Setup a python data analysis environment



Usually with python when you need to install big libraries that need to be compiled like numpy it could be a mess. Usually when installing with pip numpy or simular you will need to install a lot of os libraries with apt-get or similar package manager. In this tutorial we are going to show hot to use anaconda to quickly install numpy or other tools.

Step 1: Installing anaconda and cookiecutter

First we need to download the anaconda installer from the official anaconda webpage.

When ready execute the downloaded .sh file. In my case I was using OSX. While installing be very carefull when it ask about adding anaconda to the PATH environment library, if you choose yes it will change your default python interpreter! We don't recommend to overwrite the PATH, just do the export PATH=/Users/username/...:$PATH everytime you need to do a data analysis. But if you are always using python for data analysis, just go ahead and overwrite the PATH env.

bash Anaconda3-4.2.0-MacOSX-x86_64.sh

when the installation finishes make sure you are using anaconda:

 $ which python
[  9:39PM ]  [ [email protected]:~ ]
 $ export PATH=/Users/username/anaconda/bin:$PATH
[  9:39PM ]  [ [email protected]:~ ]
 $ which python
[  9:39PM ]  [ [email protected]:~ ]

Now you can install cookicutter with pip:

pip install cookiecutter

Now we are going to use the conda command to install numpy very very fast:

conda install numpy

After some minutes all numpy binaries will be downloaded and no compilation and os libs will be required.

Note the difference between pip and the conda command. You can always use pip with anaconda, but that's not the idea. We used pip for cookiecutter since it is a pure python project and no compilation is required.

Step 2: Using cookiecutter to start a data analysis project

Now we are going to use cookiecutter, which is a command-line utility that creates projects from project templates. For this type of projects I like to use the Cookiecutter Data Science.

let's create a new project:

cookiecutter https://github.com/drivendata/cookiecutter-data-science

Step 3: Understading the directory structure

The most important thing to is to respect each directory responsability, especially with the src directory and inside of it. For example when you are ready with your results, save them in a csv format in the data/processed, the downloaded original raw format save them in the data/raw directory.

If you are working with jupyter reports, save them in the notebooks directory, however if you have reports use the reports directory (very usefull for saving the latex files!).

Just check this brief summary of each directory.

├── Makefile           <- Makefile with commands like `make data` or `make train`
├── README.md          <- The top-level README for developers using this project.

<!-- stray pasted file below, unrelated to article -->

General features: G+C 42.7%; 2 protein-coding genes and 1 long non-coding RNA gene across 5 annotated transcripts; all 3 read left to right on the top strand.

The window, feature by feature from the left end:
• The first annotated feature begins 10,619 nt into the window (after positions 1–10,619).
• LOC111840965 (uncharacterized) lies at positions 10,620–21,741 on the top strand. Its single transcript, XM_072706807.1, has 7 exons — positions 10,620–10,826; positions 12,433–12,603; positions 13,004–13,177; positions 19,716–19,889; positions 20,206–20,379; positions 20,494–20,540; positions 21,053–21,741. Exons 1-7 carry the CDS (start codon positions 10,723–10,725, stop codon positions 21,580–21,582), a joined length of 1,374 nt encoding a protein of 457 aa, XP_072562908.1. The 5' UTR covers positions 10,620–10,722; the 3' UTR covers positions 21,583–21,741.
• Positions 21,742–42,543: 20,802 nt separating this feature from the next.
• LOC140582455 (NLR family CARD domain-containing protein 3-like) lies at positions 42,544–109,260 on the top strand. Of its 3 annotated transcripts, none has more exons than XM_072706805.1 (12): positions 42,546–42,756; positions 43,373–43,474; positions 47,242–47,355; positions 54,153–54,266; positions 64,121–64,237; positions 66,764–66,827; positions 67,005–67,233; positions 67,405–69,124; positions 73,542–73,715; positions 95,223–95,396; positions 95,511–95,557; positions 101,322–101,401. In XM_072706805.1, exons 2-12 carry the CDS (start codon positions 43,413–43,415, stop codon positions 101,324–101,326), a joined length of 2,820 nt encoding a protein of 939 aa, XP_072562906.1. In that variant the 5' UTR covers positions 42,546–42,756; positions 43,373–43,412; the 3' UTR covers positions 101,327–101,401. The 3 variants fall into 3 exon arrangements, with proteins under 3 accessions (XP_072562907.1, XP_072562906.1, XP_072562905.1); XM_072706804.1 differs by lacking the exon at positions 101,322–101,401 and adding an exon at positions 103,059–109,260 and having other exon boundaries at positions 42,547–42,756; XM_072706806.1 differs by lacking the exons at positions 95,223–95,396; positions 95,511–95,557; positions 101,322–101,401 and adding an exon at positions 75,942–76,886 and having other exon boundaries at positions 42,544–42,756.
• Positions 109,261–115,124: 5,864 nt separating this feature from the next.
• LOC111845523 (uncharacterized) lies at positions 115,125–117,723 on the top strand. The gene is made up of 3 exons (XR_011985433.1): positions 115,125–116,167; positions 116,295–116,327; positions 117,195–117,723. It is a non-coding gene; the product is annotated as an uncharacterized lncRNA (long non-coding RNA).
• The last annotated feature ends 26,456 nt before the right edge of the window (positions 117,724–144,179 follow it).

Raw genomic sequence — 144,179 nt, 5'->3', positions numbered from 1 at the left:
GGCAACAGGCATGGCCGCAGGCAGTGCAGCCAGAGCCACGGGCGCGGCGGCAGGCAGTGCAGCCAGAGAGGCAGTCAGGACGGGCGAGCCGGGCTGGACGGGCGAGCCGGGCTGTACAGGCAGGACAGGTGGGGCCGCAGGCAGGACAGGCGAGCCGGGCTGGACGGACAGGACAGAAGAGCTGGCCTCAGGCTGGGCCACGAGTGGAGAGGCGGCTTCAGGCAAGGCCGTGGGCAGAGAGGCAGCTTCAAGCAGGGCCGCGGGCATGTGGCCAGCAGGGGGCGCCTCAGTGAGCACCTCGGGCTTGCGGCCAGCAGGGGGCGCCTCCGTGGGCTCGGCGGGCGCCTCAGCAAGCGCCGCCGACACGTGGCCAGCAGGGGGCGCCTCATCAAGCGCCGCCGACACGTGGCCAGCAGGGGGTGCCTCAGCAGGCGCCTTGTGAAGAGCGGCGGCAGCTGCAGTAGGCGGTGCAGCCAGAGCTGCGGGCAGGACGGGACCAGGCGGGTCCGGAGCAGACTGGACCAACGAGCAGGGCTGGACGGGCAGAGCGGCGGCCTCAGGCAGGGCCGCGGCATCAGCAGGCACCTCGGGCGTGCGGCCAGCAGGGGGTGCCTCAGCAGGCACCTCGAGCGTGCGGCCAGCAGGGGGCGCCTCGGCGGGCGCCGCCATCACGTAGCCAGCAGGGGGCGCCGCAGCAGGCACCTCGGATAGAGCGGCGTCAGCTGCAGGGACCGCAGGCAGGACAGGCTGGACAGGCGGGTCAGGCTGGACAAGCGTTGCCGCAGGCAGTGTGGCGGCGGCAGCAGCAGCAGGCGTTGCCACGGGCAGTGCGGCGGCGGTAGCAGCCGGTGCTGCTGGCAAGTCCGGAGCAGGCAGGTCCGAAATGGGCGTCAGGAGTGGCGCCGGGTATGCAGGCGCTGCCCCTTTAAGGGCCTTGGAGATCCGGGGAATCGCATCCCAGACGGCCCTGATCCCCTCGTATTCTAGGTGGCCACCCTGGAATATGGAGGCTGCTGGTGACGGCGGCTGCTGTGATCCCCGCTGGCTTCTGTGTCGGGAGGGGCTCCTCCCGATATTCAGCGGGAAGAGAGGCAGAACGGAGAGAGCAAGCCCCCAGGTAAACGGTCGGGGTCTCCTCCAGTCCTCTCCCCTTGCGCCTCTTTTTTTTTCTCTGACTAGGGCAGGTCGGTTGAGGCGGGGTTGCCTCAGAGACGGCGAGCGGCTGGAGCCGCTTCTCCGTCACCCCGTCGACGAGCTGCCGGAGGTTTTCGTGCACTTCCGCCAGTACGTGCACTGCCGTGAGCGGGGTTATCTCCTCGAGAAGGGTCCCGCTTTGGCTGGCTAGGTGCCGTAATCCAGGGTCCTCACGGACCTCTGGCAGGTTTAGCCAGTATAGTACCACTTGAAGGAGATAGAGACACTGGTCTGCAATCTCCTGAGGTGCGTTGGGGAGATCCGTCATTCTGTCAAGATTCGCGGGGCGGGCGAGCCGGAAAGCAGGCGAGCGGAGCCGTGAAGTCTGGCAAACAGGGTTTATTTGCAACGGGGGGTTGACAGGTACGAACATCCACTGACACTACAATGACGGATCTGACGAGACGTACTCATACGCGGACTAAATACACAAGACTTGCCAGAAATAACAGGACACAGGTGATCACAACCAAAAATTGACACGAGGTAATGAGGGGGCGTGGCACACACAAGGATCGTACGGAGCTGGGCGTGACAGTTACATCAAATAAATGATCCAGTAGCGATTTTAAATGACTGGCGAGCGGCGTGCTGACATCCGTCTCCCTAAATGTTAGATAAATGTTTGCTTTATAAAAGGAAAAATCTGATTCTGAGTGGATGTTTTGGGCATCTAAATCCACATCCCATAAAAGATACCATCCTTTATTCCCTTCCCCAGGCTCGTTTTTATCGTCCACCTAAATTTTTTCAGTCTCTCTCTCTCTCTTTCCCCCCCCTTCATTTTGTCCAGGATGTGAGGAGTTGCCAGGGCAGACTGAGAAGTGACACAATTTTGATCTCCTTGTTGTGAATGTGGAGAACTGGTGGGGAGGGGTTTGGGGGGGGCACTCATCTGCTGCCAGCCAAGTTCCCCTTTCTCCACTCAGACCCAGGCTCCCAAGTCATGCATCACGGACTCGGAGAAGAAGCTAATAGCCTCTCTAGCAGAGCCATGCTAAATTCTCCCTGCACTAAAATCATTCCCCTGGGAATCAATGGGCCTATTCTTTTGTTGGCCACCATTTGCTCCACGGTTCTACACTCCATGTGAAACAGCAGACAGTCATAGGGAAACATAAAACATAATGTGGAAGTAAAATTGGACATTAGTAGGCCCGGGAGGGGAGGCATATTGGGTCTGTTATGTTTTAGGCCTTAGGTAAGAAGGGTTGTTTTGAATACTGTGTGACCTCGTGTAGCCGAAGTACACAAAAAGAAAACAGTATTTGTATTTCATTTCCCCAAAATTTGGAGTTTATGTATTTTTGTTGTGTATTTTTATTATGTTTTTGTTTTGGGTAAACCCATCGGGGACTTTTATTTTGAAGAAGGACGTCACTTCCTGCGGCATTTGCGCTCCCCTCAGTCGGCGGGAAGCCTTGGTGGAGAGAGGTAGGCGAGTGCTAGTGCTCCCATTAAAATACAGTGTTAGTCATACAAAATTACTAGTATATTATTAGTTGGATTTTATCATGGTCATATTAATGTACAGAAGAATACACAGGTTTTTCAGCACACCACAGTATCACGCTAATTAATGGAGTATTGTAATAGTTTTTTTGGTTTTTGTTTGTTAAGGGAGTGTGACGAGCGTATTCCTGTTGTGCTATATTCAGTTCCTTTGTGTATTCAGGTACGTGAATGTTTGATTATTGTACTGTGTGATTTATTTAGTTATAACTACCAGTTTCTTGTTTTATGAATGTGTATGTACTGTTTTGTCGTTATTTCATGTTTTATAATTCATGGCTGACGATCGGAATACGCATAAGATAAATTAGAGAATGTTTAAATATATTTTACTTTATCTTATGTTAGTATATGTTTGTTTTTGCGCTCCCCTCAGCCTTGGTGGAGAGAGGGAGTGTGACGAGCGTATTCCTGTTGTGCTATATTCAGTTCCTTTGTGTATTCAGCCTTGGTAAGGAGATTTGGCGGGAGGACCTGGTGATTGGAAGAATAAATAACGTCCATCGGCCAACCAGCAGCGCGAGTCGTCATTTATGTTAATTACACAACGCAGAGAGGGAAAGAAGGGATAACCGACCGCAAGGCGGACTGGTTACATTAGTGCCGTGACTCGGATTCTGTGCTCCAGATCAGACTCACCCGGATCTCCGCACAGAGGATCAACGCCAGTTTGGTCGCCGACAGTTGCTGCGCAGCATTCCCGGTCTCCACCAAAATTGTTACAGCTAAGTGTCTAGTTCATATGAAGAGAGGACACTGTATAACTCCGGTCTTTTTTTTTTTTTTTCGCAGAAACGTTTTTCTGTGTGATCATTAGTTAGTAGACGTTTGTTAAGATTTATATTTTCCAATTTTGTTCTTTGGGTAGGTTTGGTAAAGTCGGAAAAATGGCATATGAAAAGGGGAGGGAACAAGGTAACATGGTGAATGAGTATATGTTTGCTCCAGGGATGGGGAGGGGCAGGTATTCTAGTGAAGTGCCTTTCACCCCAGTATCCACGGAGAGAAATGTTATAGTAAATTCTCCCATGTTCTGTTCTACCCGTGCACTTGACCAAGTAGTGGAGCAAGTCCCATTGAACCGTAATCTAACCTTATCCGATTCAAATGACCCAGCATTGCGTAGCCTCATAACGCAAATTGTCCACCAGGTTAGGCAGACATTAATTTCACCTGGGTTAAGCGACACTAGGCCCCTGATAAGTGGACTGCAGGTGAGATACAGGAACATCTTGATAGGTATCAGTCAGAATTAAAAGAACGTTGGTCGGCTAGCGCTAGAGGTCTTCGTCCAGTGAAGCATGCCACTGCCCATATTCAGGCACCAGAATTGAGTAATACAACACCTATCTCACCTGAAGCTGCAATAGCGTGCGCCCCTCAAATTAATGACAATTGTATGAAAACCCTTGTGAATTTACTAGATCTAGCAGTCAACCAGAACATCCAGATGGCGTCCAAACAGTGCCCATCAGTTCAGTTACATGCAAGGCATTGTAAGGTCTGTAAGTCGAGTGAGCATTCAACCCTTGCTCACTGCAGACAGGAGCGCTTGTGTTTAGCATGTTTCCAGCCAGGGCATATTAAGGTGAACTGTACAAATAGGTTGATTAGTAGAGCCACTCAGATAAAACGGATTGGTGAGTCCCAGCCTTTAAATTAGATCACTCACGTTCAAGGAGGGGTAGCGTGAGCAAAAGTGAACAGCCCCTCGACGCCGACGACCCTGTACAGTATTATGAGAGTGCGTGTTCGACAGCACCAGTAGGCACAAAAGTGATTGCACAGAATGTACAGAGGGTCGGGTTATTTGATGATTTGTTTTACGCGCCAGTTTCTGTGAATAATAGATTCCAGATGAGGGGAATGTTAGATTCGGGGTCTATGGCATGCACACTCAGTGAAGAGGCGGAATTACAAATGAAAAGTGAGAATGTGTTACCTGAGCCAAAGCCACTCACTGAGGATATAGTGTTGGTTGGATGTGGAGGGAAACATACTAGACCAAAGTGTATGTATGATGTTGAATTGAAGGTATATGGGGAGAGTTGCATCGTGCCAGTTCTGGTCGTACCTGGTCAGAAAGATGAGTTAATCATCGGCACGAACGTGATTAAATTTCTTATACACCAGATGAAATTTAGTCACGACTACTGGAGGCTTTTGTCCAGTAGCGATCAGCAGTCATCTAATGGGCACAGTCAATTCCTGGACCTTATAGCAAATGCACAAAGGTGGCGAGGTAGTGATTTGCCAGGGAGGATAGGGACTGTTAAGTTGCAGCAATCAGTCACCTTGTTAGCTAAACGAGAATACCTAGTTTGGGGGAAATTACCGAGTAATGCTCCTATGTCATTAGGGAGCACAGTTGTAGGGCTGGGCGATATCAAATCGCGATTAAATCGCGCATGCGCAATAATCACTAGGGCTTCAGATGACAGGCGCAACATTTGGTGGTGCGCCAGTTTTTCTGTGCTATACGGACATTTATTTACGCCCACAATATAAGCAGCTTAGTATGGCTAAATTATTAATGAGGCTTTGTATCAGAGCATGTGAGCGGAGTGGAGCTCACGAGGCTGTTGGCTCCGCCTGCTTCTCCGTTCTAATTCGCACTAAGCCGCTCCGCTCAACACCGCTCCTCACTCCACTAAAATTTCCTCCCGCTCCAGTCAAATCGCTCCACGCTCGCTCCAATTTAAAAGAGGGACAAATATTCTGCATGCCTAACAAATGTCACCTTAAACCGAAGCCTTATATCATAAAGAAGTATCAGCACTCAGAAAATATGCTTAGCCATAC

├── data
│   ├── external       <- Data from third party sources.
│   ├── interim        <- Intermediate data that has been transformed.
│   ├── processed      <- The final, canonical data sets for modeling.
│   └── raw            <- The original, immutable data dump.
├── docs               <- A default Sphinx project; see sphinx-doc.org for details
├── models             <- Trained and serialized models, model predictions, or model summaries
├── notebooks          <- Jupyter notebooks. Naming convention is a number (for ordering),
│                         the creator's initials, and a short `-` delimited description, e.g.
│                         `1.0-jqp-initial-data-exploration`.
├── references         <- Data dictionaries, manuals, and all other explanatory materials.
├── reports            <- Generated analysis as HTML, PDF, LaTeX, etc.
│   └── figures        <- Generated graphics and figures to be used in reporting
├── requirements.txt   <- The requirements file for reproducing the analysis environment, e.g.
│                         generated with `pip freeze > requirements.txt`
├── src                <- Source code for use in this project.
│   ├── __init__.py    <- Makes src a Python module
│   │
│   ├── data           <- Scripts to download or generate data
│   │   └── make_dataset.py
│   │
│   ├── features       <- Scripts to turn raw data into features for modeling
│   │   └── build_features.py
│   │
│   ├── models         <- Scripts to train models and then use trained models to make
│   │   │                 predictions
│   │   ├── predict_model.py
│   │   └── train_model.py
│   │
│   └── visualization  <- Scripts to create exploratory and results oriented visualizations
│       └── visualize.py
└── tox.ini            <- tox file with settings for running tox; see tox.testrun.org

For more information on the Data science template, click here.